Much is happening below ground at this time of year, including the birthing of red fox pups. In late March or early April, about 7 weeks after mating, female foxes give birth to four to ten young. Each pup weighs about a quarter of a pound, and the white tip of its tail is often already evident. During the first month, the pups grow a dark grey coat (they shed this coat and grow a sandy-colored coat about the time they venture out of their den, which is usually dug in a sandy bank). The mother stays with her young in the den, nursing and curling her body around them to help keep them warm for about two weeks, while the father brings her food. She then resumes her normal activity, returning to the den to nurse, clean and play with her pups.
Common mergansers can be seen year round in northern New England, but in the spring their numbers peak around the first week in April, due to the large number of birds that wintered further south and are migrating to Canadian nesting grounds. These birds are fish eaters, known to consume at least 50 species which they easily grasp with their bill due to the sharp projections along its edges. Egg-laying is still a couple of months away, but coveted tree cavities where they nest are being scoped out. (female common merganser on left, male on right)
Hibernation has come to an end for painted turtles in central Vermont, or at least for the early risers. Painted turtles actually became active a while ago, beneath the ice before ponds were completely thawed. Once some of the ice melts, they are quick to climb up and bask in the sun on any available floating log or rock, or even on the melting edge of the ice. Having spent the winter in the mud at the bottom of the pond at the rather brisk temperature of 39 degrees F. (at 39 degrees F. water achieves its greatest density and sinks to the bottom of ponds, which is where the turtles are), painted turtles are more than ready to get warm. Like black bears, painted turtles find March and April the most challenging months of the year. More of them die now than at any other time, due primarily to a shortage of food.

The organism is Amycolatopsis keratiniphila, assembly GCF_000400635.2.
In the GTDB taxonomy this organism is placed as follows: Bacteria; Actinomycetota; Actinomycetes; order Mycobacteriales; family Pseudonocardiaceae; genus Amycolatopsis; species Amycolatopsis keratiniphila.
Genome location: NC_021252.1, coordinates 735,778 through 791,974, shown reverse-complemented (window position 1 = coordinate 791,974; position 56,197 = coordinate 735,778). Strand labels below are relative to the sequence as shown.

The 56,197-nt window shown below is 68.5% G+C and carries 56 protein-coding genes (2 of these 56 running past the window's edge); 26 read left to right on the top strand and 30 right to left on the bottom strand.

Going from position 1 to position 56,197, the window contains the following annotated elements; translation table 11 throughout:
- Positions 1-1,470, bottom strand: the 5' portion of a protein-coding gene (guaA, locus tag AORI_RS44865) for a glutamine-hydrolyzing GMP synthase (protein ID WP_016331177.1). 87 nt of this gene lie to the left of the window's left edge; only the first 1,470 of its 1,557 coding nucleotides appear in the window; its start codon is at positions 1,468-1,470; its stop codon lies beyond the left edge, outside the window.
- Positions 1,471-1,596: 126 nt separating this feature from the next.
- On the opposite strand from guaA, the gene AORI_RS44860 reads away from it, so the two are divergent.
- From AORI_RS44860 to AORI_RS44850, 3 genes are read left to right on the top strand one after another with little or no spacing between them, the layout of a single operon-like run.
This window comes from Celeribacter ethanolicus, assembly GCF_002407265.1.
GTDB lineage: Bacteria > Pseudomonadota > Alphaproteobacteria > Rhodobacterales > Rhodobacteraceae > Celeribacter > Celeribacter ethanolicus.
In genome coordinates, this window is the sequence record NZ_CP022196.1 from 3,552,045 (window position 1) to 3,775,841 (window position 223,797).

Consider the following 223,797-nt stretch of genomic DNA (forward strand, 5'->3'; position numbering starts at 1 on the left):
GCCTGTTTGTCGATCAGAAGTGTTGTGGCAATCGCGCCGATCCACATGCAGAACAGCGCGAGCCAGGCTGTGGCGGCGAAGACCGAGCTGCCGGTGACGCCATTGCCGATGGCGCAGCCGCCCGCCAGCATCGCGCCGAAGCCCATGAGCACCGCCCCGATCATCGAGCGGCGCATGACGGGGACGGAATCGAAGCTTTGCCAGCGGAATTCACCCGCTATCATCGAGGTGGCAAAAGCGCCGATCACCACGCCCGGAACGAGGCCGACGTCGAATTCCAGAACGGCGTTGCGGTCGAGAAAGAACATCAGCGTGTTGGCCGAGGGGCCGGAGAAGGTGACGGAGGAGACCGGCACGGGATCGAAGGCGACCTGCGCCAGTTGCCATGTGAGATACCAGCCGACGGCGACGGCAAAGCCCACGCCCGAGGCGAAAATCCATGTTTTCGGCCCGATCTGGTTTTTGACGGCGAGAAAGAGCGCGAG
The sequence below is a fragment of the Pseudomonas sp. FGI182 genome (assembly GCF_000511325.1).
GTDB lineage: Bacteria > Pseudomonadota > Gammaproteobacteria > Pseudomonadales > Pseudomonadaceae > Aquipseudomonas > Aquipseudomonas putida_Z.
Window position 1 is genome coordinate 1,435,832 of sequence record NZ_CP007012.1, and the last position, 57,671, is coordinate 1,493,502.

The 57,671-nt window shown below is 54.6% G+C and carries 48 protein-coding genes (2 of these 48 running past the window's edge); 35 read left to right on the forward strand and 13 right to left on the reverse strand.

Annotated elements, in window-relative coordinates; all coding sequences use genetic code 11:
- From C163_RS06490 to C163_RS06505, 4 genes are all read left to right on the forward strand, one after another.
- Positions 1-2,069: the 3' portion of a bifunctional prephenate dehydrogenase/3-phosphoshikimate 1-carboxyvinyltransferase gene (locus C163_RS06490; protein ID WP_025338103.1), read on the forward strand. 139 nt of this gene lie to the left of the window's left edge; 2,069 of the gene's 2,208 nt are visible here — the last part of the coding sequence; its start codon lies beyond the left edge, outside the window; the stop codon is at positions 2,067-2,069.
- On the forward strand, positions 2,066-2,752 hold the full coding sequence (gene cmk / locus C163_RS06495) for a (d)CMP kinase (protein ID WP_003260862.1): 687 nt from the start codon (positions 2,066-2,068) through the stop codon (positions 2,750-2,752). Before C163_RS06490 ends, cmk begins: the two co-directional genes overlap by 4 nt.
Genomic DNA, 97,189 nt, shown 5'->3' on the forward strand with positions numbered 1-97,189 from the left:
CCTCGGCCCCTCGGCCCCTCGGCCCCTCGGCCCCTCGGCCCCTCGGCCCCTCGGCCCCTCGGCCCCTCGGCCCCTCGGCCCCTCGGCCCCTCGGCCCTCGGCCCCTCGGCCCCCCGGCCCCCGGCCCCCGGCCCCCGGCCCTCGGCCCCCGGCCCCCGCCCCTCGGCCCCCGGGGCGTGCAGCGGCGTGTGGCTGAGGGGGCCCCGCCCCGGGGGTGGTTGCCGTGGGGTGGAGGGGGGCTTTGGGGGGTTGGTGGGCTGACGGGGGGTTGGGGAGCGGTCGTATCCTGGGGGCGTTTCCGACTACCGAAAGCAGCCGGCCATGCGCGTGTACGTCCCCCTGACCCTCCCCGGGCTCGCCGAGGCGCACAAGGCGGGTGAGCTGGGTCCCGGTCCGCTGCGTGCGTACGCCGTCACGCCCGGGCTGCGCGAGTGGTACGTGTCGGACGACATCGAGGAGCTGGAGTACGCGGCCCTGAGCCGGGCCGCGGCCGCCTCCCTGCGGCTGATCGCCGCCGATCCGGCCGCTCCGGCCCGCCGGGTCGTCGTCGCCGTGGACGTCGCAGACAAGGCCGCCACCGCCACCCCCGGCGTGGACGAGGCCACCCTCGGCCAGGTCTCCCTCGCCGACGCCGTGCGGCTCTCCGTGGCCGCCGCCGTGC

It’s well known that owls have an acute sense of hearing — some species, such as the barn owl, hunt nocturnally by sound alone. An owl’s asymmetrically-placed ears are located beneath the feathers at the edge of its facial discs. This placement, along with the shape of the external ear canals, is thought to contribute to an owl’s keen ability to locate sound. The flesh-colored fold of skin that you see in front of this barred owl’s ear is movable, and reflects and concentrates sound waves coming from behind the bird.
The most prominent courtship behavior of male wild turkeys (toms) consists of two displays: gobbling and strutting. Both begin in late February in northern New England, before the females (hens) are receptive, but by late March the males begin to reap the fruits of their labor. The gobbling of the males attracts females or competing males over considerable distances. The tom turkey begins to “strut” only after a hen appears. While strutting, he fans his tail, lowers his wings with the primaries dragging on the ground/snow, elevates the feathers on his back and throws his head backward as he appears to glide around a female. If she is receptive, she assumes a “sexual crouch” on the ground, signaling to the male that he may mount her. (Thanks to Chiho Kaneko for this photograph.)
Recent discovery of black bear tracks and scat confirm that hibernation has come to an end, at least for some bears. During the winter black bears lose an average of 23% of their body weight. Because there is a scarcity of food when they emerge from their dens, black bears continue to subsist off the fat that they put on last fall, and thus continue to lose weight. The diet of black bears is high in carbohydrates and low in proteins and fats. When hibernation is over, they head for any available succulents and protein-rich food, including bird feeders.